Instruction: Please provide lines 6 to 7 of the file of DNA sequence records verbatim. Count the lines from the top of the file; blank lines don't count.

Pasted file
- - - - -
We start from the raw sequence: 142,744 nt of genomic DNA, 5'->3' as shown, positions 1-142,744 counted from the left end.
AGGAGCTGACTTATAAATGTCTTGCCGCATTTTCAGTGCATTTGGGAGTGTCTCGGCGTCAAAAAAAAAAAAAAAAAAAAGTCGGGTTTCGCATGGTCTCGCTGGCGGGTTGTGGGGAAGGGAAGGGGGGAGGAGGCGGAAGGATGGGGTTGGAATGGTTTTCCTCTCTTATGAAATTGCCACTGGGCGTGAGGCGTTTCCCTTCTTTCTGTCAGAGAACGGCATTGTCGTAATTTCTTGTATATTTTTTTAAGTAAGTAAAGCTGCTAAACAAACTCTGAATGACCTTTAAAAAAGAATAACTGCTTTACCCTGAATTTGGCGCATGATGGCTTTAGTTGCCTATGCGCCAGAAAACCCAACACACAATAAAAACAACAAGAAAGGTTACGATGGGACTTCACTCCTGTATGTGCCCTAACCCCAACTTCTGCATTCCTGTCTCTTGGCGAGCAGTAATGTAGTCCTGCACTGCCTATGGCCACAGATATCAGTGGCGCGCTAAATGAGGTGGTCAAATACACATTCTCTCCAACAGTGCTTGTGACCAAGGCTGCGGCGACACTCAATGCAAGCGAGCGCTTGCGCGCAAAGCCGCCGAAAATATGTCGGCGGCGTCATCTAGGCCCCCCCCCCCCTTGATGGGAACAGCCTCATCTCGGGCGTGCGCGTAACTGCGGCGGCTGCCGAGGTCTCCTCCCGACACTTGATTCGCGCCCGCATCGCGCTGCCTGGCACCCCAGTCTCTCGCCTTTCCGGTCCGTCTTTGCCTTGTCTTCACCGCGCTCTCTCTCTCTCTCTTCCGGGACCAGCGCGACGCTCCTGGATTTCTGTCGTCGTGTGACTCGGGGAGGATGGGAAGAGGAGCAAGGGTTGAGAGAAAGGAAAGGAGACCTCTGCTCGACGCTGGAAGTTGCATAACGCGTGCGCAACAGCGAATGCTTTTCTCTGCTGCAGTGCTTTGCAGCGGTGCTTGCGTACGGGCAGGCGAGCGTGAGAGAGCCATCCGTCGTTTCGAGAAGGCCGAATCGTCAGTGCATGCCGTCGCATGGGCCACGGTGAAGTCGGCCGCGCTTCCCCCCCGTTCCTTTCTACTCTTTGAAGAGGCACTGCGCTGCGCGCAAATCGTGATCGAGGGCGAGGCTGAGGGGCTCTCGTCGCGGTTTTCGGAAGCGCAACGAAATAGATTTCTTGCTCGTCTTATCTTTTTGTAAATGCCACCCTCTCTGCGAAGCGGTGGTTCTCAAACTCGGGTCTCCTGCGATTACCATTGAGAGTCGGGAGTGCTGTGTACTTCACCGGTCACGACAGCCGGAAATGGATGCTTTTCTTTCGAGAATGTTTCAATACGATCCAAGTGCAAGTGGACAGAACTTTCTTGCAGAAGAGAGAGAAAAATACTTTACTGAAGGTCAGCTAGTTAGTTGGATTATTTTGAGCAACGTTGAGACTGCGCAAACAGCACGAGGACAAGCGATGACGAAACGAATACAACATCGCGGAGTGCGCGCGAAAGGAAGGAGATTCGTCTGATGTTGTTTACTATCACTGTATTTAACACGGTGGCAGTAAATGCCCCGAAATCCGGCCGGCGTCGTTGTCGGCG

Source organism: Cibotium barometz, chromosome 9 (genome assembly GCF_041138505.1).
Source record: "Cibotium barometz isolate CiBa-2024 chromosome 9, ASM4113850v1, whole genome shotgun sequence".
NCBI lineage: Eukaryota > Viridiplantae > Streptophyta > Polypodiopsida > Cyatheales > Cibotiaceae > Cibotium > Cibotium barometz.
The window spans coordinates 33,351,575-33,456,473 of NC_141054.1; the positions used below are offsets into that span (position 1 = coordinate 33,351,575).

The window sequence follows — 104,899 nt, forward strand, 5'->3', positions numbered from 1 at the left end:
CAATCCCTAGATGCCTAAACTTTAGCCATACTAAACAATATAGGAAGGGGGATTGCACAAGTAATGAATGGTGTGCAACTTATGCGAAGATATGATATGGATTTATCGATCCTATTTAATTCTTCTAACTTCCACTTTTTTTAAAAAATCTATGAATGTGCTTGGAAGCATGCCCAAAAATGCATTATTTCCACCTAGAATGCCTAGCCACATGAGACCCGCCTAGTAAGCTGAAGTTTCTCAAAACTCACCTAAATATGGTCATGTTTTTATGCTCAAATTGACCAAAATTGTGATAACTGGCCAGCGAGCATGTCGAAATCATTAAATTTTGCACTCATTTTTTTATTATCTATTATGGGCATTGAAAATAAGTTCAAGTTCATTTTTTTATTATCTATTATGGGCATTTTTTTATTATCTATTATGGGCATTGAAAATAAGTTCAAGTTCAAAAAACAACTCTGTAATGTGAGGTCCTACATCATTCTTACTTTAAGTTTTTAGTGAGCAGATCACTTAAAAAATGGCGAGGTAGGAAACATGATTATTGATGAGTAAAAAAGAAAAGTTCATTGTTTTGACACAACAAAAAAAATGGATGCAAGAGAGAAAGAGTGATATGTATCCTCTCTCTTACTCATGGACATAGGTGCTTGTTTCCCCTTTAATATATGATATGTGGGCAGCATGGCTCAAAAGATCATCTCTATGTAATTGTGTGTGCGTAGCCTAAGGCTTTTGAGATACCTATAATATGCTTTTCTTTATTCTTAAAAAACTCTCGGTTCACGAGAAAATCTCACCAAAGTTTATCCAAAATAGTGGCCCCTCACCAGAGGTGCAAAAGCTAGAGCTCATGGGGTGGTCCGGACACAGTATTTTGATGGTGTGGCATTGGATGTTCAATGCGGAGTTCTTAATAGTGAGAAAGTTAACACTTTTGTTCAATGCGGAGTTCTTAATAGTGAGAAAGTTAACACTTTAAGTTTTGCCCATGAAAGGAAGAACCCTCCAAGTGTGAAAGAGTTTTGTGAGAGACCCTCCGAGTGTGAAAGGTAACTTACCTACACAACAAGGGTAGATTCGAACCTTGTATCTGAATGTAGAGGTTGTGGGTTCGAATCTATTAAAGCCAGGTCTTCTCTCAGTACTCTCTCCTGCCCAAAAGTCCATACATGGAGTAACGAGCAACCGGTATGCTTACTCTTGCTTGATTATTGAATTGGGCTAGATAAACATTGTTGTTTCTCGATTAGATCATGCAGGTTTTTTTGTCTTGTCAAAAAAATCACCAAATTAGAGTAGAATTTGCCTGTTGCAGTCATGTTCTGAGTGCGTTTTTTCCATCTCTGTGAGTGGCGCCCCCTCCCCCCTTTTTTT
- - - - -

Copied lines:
The window spans coordinates 33,351,575-33,456,473 of NC_141054.1; the positions used below are offsets into that span (position 1 = coordinate 33,351,575).

The window sequence follows — 104,899 nt, forward strand, 5'->3', positions numbered from 1 at the left end: